World Bank: Rising food prices means governments should strengthen social net

“We cannot allow these historic price hikes to turn into a lifetime of perils as families take their children out of school and eat less nutritious food to compensate for the high prices,” Kim said in a statement. “Countries must strengthen their targeted programs to ease the pressure on the most vulnerable population, and implement the right policies.”

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The Obama administration and Congress have sparred over how to combat the current drought in the United States, the world’s largest exporter of corn and soybeans.

Unable to pass a broader farm bill, the House passed a more narrow drought relief package before leaving Washington in early August. But the Senate, which had passed a farm bill that included drought protection, declined to take up that measure, saying the House should have passed its own farm bill. 

The Federal Reserve, in its periodical look at the economy, also expressed concern this week about the rise in commodity prices.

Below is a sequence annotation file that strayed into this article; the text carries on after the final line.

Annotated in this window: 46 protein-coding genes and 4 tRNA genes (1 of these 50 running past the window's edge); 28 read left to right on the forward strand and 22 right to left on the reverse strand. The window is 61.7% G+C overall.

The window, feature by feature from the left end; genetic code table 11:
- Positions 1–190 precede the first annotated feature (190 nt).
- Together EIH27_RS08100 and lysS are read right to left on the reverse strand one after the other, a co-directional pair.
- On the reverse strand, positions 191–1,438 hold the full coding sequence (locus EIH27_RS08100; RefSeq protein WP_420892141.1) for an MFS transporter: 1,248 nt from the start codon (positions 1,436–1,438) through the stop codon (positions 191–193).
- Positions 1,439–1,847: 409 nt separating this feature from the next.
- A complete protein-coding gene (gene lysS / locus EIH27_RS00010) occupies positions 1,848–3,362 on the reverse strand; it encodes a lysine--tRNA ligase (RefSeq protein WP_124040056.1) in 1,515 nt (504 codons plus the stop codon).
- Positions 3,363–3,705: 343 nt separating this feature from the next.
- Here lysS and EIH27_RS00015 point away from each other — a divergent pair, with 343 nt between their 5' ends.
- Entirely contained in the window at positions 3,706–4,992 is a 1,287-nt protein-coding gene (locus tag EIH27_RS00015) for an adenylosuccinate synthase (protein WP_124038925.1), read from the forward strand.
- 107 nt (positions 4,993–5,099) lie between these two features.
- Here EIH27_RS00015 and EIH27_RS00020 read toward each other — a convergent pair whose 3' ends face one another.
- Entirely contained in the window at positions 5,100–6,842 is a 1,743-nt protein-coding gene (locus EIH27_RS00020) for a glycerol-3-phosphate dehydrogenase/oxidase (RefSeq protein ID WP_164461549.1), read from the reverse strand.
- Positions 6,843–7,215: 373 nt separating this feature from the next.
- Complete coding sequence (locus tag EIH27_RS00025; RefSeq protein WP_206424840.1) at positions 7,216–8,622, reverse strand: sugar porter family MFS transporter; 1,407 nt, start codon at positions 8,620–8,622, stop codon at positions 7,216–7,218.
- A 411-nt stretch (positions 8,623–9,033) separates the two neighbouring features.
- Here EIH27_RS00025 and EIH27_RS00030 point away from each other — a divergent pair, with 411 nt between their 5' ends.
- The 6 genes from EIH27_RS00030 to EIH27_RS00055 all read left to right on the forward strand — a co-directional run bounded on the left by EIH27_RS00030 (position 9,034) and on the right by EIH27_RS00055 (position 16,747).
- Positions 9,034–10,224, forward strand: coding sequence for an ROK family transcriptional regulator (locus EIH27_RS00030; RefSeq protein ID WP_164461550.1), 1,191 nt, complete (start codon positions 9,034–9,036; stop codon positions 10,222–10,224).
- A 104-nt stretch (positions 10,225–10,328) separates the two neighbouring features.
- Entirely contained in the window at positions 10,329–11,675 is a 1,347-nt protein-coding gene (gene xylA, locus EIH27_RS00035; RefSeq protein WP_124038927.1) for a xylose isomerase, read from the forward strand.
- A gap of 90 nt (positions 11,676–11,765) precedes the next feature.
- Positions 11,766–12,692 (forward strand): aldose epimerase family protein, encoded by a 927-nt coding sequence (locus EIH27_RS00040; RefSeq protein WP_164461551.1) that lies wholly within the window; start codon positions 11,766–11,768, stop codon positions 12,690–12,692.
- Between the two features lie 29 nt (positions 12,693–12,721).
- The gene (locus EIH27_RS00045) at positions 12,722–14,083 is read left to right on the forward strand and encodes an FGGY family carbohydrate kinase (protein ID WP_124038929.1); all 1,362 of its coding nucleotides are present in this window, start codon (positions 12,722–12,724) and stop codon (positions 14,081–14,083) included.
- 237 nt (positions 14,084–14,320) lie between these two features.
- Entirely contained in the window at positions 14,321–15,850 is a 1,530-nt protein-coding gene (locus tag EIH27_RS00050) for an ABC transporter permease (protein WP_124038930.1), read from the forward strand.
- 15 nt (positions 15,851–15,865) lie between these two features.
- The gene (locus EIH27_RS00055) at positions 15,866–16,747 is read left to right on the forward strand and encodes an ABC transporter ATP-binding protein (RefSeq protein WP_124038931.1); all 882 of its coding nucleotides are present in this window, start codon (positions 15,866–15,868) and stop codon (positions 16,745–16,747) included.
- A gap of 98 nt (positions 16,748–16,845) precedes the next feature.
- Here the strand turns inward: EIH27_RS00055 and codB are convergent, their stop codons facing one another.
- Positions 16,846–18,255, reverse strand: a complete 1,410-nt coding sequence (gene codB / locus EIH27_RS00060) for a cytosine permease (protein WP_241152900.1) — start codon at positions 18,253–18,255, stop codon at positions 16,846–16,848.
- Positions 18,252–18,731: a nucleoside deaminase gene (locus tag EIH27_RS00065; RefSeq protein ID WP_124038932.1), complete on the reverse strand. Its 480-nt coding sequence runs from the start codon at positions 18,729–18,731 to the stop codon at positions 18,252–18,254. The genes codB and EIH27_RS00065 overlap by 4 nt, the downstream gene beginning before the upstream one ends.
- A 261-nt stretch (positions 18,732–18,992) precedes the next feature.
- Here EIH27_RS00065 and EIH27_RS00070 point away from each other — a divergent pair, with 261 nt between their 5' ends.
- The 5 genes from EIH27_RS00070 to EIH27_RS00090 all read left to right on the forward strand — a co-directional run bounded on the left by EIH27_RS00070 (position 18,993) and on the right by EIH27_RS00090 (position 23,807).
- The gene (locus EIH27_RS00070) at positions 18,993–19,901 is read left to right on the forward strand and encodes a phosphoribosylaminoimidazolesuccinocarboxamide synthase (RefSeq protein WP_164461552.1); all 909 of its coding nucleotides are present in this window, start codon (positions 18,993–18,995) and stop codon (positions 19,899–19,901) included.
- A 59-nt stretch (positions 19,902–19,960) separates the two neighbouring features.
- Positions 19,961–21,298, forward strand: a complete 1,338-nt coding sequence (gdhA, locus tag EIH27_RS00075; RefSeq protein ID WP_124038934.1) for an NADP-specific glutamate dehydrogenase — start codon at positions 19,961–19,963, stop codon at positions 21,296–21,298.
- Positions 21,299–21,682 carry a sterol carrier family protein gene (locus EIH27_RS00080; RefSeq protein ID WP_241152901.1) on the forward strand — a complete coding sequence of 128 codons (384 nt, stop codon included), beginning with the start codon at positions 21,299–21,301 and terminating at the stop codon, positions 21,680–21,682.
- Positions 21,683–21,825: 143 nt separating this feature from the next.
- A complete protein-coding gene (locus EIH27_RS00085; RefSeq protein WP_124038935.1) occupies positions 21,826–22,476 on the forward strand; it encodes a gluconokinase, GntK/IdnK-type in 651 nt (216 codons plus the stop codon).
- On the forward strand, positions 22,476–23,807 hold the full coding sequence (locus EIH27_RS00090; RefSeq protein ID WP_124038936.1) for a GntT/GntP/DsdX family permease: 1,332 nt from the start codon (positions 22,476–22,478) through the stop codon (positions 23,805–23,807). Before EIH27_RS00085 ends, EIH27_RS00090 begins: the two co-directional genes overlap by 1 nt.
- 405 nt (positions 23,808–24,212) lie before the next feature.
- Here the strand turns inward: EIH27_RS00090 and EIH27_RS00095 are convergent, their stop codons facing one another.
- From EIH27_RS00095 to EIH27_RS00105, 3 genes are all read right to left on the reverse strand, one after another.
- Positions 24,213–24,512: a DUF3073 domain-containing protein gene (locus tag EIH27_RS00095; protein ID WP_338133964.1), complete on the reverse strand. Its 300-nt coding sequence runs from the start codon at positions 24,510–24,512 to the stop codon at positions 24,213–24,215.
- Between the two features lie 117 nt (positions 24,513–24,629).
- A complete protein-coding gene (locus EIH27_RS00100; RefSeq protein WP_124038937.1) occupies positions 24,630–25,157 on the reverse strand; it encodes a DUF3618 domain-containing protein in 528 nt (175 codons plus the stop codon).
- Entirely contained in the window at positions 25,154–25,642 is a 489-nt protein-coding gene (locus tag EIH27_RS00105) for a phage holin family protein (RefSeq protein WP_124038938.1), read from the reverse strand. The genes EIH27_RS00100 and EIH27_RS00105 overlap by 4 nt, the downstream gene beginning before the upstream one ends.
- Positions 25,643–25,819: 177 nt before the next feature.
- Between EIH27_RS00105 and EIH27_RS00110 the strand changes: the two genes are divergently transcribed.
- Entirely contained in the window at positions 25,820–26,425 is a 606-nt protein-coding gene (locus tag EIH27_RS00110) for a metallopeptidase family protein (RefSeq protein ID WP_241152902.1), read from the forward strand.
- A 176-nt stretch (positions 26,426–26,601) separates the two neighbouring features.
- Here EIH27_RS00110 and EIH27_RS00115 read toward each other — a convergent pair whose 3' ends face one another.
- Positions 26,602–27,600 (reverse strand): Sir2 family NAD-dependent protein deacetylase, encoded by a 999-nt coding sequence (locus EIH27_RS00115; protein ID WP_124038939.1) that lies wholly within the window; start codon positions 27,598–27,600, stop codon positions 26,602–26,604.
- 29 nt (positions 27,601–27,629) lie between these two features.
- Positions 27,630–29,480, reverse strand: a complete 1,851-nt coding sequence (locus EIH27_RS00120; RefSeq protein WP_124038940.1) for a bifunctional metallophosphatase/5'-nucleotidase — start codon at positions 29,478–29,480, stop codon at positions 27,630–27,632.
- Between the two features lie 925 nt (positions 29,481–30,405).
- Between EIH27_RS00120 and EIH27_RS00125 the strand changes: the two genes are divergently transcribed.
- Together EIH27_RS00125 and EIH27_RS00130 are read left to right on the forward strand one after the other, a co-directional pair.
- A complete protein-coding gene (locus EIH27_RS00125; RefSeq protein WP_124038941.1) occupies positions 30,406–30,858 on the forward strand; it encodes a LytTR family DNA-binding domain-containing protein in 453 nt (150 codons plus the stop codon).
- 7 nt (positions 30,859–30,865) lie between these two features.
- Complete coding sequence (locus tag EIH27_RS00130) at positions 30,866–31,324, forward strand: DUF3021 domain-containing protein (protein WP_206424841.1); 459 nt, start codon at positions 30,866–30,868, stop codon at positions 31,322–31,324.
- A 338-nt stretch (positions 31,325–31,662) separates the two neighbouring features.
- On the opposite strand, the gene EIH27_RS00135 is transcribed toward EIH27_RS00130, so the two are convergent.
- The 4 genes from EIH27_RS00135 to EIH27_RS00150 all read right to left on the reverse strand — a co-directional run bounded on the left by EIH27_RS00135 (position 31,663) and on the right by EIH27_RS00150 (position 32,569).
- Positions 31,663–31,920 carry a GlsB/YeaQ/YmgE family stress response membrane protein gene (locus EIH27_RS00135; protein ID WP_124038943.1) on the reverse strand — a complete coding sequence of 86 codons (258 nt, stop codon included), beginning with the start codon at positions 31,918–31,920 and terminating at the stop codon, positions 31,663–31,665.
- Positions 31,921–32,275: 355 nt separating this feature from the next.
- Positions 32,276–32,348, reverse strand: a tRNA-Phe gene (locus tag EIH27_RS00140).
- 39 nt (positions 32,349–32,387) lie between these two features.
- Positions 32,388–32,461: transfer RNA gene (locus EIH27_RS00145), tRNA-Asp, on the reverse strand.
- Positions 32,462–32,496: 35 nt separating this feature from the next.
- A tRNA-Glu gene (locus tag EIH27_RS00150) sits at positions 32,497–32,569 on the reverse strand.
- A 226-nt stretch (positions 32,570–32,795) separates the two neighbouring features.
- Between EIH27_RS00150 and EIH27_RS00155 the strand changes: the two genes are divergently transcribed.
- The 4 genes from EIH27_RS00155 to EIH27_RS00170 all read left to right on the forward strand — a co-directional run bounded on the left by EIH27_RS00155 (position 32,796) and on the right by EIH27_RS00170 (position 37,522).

On the other side of the Atlantic, droughts in Russia, Ukraine and Kazakhstan have dragged down wheat production. Rice prices, however, dropped by 4 percent. 

At the same time, the World Bank says it does not yet believe conditions will get as bad as in 2008, when rising food prices led to instability, and even riots, in a string of countries around the world. 

Still, the bank also said that a spike in energy prices and continued weather issues could force the same sort of hike in grain prices that happened four years ago.